Opening the day following the inauguration of President Trump, it would have seemed inappropriate if Modern Art Oxford director Paul Hobson hadn’t addressed the sense of urgency and lamentable timeliness surrounding Lubaina Himid’s exhibition. ‘We are curating a new political era,’ Hobson said at the press view, defining the era we now find ourselves in as one of discourse around racial prejudices. The show comes at a significant moment, yet it must be remembered that as an artist, curator and self-described ‘political strategist,’ Himid has worked tirelessly throughout her practice over the last 30 years to highlight the implicit and systemic racial exclusion within British art institutions and society.
This resistant action is a peaceful one, a resilient process of cutting, editing and reclaiming the western canon of art history. The exhibition opens with the glorious ‘Freedom and Change,’ a reworking of Picasso’s famous ‘Two Women Running on the Beach (The Race)’. The women, their black skin roughly spray-painted and their clothes assembled from torn paper, spill out from their fabric hanging, pulled by the cardboard animals they walk. They cannot be contained by their art world setting. Like so many of Himid’s paintings here, ‘Freedom and Change’ incorporates some of her early training as a set designer. Theatricality and performance are integral to the notion of political change for her. Many of her painted subjects display fantastical qualities in their form, such as a bird’s head on a human body, or are doused in a kind of otherworldly coloured light. Sometimes this is beautiful, often it conjures up a sense of unease and horror.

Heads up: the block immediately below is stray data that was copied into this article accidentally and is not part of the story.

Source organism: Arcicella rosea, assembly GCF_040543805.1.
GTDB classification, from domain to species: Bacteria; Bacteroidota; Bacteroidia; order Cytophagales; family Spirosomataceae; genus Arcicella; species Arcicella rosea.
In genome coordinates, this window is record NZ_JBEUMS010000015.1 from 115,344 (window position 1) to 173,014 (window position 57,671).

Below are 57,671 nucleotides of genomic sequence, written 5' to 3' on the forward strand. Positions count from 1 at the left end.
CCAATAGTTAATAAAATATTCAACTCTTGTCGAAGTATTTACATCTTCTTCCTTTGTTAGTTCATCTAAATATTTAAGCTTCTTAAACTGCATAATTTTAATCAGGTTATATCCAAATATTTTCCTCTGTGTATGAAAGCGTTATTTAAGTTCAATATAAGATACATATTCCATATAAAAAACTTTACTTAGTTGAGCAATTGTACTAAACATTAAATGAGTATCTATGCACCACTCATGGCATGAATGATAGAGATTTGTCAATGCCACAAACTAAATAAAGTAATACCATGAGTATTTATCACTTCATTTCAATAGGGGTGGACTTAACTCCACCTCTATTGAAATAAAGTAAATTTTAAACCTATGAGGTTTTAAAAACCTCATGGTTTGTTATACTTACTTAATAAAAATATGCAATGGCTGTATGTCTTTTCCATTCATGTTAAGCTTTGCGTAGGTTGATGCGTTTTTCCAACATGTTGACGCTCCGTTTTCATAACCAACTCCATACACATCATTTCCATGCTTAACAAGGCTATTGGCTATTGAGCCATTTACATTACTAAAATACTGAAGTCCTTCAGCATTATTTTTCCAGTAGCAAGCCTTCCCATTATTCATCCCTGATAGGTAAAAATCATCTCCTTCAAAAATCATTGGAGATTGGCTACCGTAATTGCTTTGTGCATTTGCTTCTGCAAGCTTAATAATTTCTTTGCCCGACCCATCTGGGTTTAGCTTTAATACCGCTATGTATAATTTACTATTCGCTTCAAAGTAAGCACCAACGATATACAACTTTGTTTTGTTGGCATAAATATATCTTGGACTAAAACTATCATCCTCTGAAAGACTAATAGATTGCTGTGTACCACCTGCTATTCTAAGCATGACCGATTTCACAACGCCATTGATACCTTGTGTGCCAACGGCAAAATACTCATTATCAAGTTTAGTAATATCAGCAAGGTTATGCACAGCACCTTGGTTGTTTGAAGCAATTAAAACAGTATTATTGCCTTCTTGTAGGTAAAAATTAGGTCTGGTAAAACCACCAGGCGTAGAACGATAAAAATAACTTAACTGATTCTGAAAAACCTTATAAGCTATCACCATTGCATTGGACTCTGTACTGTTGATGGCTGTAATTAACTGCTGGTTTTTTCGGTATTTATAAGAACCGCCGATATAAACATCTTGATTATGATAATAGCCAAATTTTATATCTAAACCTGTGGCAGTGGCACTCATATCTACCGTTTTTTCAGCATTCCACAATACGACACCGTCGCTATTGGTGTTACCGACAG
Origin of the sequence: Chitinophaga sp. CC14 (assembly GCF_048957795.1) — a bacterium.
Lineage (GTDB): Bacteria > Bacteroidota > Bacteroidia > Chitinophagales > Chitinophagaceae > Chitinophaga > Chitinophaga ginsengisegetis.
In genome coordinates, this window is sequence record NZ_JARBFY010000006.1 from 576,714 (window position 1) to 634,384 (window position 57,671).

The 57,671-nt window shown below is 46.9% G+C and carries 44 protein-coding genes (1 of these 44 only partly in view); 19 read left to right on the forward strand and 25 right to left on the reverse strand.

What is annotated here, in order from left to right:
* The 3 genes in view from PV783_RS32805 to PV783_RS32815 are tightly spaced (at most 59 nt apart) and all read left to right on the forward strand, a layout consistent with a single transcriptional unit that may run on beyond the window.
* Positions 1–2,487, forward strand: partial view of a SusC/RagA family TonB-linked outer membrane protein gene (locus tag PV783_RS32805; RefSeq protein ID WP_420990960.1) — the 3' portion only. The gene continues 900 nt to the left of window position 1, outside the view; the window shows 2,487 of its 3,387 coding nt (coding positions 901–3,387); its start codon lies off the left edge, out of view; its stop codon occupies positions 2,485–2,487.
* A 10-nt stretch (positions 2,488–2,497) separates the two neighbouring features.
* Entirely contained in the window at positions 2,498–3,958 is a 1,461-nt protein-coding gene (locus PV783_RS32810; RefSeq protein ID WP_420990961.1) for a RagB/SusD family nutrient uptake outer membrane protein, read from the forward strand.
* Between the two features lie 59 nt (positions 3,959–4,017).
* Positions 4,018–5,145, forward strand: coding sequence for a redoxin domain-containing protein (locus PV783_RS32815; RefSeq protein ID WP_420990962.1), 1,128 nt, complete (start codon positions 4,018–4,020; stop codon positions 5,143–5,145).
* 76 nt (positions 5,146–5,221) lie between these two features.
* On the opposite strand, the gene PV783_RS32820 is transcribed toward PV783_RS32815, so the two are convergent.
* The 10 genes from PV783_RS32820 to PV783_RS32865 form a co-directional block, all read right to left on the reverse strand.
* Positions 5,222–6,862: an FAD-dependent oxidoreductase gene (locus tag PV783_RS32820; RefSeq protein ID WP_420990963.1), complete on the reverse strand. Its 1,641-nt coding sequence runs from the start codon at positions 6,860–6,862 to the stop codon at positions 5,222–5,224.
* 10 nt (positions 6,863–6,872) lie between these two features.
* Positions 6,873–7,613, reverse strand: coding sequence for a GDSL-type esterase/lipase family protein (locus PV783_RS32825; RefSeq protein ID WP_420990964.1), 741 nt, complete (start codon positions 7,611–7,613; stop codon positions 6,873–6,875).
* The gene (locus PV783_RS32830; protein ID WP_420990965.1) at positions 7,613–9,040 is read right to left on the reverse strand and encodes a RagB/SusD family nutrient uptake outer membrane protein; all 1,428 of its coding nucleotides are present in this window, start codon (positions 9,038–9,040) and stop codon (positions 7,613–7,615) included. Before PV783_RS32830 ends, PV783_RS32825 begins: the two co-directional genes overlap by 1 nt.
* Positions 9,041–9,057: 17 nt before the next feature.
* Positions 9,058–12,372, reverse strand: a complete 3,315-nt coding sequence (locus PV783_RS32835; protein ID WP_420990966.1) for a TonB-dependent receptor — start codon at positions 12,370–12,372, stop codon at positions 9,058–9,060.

Himid’s paintings fill the main gallery space at Modern Art Oxford, and while there is much to discover within and between them, it is the other series of works on show here that require a closer look. The second gallery displays some of Himid’s kangas – everyday cotton garments long produced and worn by women in East Africa. The artist is drawn to how clothing and pattern can become an unspoken female language, a ‘secret and yet visible’ way of communicating between women. Swahili sayings traditionally are incorporated into the fabric designs, yet Himid’s kangas feature slogans taken from the abolition and civil rights movements and adapted by her. ‘Have courage in the crisis / set yourself free’ resonates particularly now.
The final gallery is dominated by ‘Negative Positives’, an ongoing series of work in which the artist has highlighted the subliminal racist connotations of the portrayal of black people in the British media. Since 2007, Himid has subverted pages of The Guardian through pattern, calling to attention the simultaneous visibility and invisibility of black people’s lives. It is a shocking visual research into the everyday profiling that continues in plain sight and, like much of the work on show here, demands long and quiet contemplation. The artist is adamant that her subjects are not commemorated in her work, but used as ‘an encouraging incentive for everyone committed to restoring the balance, revealing the truths and continuing the dialogues.’ This is the kind of work that will carry us through this new political era.